Difference between revisions of "Bantu Men's Social Centre (BMSC)"

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Also have a reference to it as the '''BLACK MEN’S SOCIAL CLUB''', The (BMSC). '''CHECK ON THIS''' Is this right?
A social centre and venue in downtown Johannesburg, situated in Eloff Street Extension, adjacent to [[Dorkay House]], founded in 1924 and sustained by white philanthropists and black professionals and teachers from the 1920s to the 1950s as a gathering point for the social, political and cultural elite of the black urban community.
in 1934 it housed the [[National  Thanksgiving]]  (or [[Emancipation Centenary Celebration]]), which [according to [[Loren Kruger]], 1999] in a sense gave rise to the notion of the “New African” in South African Black culture.
Numerous local works by such divergent writers as Dhlomo and Fugard were performed here over the years. For example [[Brian Brooke]] presented the grand dame of the English theatre, Dame [[Sybil Thorndike]] in a series of drama and poetry recitals with her husband, Sir [[Lewis Casson]]. They played for a black audience at the [[Bantu Men’s Social Centre]] in 1956. John Bolon staged a concert at the [[Bantu Men’s Social Centre]] in 1953, in a fund raising attempt for Father Trevor Huddleston. ''[[No-Good Friday]]'', [[Athol Fugard]]’s first play, was staged here in conjunction with the [[Union of Southern African Artists]]. Fugard himself appeared in the play, together with his black cast – [[Bloke Modisane]], [[Dan Poho]], [[Steve Moloi]], [[Ken Gampu]], [[Gladys Sibisa]] and [[Zakes Mokae]] in 1958. *** (Tucker, 1997)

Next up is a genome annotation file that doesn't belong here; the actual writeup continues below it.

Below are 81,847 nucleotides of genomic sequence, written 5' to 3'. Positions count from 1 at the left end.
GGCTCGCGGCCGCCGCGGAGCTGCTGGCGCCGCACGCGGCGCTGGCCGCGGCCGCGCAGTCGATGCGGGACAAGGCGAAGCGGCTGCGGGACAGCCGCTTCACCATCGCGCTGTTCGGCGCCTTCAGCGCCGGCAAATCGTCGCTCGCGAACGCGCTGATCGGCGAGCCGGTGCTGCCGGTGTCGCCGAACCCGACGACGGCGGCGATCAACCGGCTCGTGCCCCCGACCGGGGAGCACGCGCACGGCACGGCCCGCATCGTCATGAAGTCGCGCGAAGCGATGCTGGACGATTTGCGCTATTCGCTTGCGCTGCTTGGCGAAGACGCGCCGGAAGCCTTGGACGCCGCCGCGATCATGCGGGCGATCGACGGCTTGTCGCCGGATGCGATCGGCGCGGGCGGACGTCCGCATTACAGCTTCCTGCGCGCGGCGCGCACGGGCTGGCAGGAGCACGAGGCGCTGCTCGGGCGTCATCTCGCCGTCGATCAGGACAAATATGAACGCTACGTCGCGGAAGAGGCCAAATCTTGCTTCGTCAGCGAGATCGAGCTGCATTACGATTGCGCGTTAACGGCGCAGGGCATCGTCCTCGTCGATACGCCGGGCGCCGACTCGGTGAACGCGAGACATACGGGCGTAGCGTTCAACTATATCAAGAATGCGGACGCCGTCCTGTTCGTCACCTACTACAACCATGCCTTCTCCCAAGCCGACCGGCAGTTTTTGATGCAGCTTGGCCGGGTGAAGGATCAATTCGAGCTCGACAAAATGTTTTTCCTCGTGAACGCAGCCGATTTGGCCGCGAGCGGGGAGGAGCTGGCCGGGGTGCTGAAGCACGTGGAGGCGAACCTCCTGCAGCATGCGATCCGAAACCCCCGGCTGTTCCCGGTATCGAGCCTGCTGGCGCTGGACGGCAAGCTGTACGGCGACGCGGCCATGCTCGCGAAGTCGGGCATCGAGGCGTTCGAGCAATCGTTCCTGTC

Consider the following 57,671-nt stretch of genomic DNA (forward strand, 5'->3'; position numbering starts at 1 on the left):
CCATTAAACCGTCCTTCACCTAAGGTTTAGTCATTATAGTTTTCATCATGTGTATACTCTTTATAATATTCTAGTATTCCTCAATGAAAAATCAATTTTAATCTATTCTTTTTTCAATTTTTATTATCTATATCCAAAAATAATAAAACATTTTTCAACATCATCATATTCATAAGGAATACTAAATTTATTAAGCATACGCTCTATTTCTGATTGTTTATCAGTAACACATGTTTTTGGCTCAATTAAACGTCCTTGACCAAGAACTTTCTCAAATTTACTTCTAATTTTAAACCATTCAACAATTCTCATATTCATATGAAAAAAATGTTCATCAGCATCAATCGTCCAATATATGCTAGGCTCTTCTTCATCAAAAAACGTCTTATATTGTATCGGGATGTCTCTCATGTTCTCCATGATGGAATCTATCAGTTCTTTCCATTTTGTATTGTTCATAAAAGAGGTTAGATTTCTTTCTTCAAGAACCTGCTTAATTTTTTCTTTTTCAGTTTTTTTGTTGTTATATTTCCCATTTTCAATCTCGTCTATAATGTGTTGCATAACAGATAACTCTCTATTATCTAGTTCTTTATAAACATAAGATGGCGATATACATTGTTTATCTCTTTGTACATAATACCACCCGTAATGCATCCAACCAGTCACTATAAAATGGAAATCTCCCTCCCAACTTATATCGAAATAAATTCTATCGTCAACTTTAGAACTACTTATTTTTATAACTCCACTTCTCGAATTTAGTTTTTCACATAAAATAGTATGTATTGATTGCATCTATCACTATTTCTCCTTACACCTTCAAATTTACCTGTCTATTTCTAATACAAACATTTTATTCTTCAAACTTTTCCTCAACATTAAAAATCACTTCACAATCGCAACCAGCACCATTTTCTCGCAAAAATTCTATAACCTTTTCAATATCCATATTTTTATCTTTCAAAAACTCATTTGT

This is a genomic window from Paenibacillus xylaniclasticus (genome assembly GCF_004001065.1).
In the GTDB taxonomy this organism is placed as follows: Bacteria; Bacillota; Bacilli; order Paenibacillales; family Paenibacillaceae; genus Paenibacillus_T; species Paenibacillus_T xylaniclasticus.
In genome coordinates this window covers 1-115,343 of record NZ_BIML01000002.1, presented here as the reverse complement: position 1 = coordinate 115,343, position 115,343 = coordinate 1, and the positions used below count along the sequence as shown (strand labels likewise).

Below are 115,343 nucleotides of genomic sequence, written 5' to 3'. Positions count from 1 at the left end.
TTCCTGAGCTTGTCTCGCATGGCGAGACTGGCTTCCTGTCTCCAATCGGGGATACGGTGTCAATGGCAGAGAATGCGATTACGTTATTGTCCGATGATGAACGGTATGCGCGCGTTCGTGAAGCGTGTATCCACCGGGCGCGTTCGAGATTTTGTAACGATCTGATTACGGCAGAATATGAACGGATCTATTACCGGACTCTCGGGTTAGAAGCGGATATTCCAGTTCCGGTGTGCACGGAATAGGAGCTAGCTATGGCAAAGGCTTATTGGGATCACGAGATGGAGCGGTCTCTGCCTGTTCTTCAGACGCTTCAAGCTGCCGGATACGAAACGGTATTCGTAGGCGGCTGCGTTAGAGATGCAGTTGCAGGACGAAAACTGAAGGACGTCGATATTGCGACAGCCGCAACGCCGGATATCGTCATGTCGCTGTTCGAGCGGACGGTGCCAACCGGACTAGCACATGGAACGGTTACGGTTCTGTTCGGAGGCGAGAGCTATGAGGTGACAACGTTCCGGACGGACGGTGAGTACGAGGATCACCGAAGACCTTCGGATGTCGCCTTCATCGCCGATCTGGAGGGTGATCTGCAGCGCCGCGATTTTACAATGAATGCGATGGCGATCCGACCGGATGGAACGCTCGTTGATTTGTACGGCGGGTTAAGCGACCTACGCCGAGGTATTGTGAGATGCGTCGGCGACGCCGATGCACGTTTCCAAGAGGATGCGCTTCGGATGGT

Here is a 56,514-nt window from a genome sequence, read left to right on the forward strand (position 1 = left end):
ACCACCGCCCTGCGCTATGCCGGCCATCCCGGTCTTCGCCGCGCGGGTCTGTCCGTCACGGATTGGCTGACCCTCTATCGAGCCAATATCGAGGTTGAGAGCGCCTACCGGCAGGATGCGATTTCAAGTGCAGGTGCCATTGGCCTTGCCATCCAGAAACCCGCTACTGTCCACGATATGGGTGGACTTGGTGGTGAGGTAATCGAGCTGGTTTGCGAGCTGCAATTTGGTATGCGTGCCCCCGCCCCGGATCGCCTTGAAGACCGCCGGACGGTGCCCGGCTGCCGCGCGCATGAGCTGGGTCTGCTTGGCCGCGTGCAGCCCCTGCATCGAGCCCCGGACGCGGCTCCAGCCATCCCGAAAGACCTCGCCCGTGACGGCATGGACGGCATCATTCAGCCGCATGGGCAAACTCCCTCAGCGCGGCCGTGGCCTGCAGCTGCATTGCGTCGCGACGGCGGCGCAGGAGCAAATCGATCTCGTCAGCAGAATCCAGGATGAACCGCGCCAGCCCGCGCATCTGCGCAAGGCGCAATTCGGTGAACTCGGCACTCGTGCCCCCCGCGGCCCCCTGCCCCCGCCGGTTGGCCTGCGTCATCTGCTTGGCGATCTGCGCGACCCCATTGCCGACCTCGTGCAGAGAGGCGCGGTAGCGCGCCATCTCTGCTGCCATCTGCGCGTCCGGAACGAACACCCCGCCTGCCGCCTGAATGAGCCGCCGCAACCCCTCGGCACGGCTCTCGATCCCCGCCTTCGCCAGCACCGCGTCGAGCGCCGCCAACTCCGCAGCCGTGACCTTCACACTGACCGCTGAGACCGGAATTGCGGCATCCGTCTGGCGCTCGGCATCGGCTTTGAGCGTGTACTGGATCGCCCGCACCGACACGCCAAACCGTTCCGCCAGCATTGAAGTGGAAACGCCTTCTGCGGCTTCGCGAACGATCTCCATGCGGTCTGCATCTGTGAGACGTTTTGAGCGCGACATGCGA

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Latest revision as of 05:56, 22 December 2010